More than 9.8 million people around the world were working in clean energy in 2016, according to the latest data from the International Renewable Energy Association (IRENA).
A combination of falling costs and more stringent climate policies have led to the global renewables industry adding an extra three million jobs since 2012, IRENA said yesterday.
The growth has been largely driven by the wind and solar sectors, with employment across the two industries more than doubling in the last five years.
IRENA director-general Adnan Z Amin said he expects the renewables workforce to continue growing rapidly over the coming decade.
“Renewables are directly supporting broader socio-economic objectives, with employment creation increasingly recognised as a central component of the global energy transition,” he said in a statement. “As the scales continue to tip in favour of renewables, we expect that the number of people working in the renewables sector could reach 24 million by 2030, more than offsetting fossil-fuel job losses and becoming a major economic driver around the world.”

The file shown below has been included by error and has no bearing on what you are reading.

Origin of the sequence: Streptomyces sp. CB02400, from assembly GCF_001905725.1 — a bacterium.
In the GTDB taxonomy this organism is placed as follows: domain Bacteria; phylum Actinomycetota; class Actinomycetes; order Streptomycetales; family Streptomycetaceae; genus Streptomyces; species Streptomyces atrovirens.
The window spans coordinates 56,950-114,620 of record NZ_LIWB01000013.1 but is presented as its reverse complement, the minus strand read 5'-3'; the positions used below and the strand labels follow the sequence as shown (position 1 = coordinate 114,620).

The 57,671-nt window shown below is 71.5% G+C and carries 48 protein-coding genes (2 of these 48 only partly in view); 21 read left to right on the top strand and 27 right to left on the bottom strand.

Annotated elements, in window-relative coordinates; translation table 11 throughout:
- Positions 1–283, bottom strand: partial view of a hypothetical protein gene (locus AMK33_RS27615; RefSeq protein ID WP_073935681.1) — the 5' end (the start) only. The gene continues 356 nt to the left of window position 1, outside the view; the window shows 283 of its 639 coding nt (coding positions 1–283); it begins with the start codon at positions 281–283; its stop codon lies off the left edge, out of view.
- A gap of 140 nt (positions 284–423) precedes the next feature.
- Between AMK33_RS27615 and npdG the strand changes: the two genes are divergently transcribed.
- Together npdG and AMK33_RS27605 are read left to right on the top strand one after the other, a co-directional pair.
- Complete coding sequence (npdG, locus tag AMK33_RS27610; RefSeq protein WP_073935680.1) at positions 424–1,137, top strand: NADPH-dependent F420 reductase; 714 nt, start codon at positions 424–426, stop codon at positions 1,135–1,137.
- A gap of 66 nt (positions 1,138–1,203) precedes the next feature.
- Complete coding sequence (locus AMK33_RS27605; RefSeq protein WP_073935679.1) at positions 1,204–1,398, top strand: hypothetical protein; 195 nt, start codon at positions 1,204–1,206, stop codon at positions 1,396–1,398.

The solar industry was the biggest source of employment across the renewables sector last year, providing over three million jobs as total employment rose 12 per cent year-on-year.
Solar is followed by bioenergy in the employment rankings with 2.74 million jobs.
Wind energy employed 1.16 million people, solar heating and cooling provided around 800,000 jobs, and other technologies such as wave and tidal employed 450,000.
Large hydropower projects employed 1.52 million globally.
By country, China, Brazil, the US, India, Japan and Germany are the largest employers of green energy workers. China, for example, had 3.64 million people on the clean energy payroll in 2016, while in the US solar jobs grew 24.5 per cent in the last year to more than 260,000.
Despite the strong growth in the US solar market, the data also reveals the green energy workforce is slowly shifting eastwards. Asian countries accounted for 62 per cent of jobs in 2016, compared to 50 per cent in 2013. During the same period, the EU’s share of the global renewables workforce dipped from 19 per cent to 14 per cent.
The IRENA report also highlights Africa’s emerging role as a manufacturer and installer of utility-scale projects, while off-grid projects continue to play an important role in delivering electricity access to remote communities.